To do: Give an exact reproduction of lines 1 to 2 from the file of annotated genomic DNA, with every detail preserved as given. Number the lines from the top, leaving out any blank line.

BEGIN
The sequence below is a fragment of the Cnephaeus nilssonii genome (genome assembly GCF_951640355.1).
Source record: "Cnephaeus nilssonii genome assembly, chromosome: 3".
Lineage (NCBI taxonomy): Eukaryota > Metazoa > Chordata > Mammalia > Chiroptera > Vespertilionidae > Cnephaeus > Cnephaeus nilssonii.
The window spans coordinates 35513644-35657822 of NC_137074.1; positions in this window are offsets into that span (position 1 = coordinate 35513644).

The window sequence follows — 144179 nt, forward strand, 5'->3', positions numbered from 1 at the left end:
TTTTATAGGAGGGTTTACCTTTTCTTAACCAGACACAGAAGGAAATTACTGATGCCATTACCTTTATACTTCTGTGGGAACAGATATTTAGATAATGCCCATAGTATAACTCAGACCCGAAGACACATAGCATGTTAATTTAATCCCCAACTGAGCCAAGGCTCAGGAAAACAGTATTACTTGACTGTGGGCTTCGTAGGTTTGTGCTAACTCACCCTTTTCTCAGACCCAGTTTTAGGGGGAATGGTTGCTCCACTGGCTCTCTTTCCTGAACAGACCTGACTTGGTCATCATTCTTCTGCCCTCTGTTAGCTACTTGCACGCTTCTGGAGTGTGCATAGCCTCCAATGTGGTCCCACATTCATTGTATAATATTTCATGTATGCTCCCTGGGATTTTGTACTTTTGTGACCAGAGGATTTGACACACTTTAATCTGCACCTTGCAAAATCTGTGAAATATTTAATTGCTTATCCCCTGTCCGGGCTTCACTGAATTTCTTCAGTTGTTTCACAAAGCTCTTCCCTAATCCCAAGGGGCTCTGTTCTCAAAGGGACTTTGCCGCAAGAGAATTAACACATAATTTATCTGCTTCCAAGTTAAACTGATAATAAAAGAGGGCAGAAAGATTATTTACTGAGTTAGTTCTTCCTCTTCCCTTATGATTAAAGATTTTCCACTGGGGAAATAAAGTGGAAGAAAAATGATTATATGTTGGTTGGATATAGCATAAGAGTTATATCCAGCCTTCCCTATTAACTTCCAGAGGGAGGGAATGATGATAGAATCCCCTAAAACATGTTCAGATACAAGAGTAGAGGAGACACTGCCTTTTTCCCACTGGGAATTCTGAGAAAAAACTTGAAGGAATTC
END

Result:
The sequence below is a fragment of the Cnephaeus nilssonii genome (genome assembly GCF_951640355.1).
Source record: "Cnephaeus nilssonii genome assembly, chromosome: 3".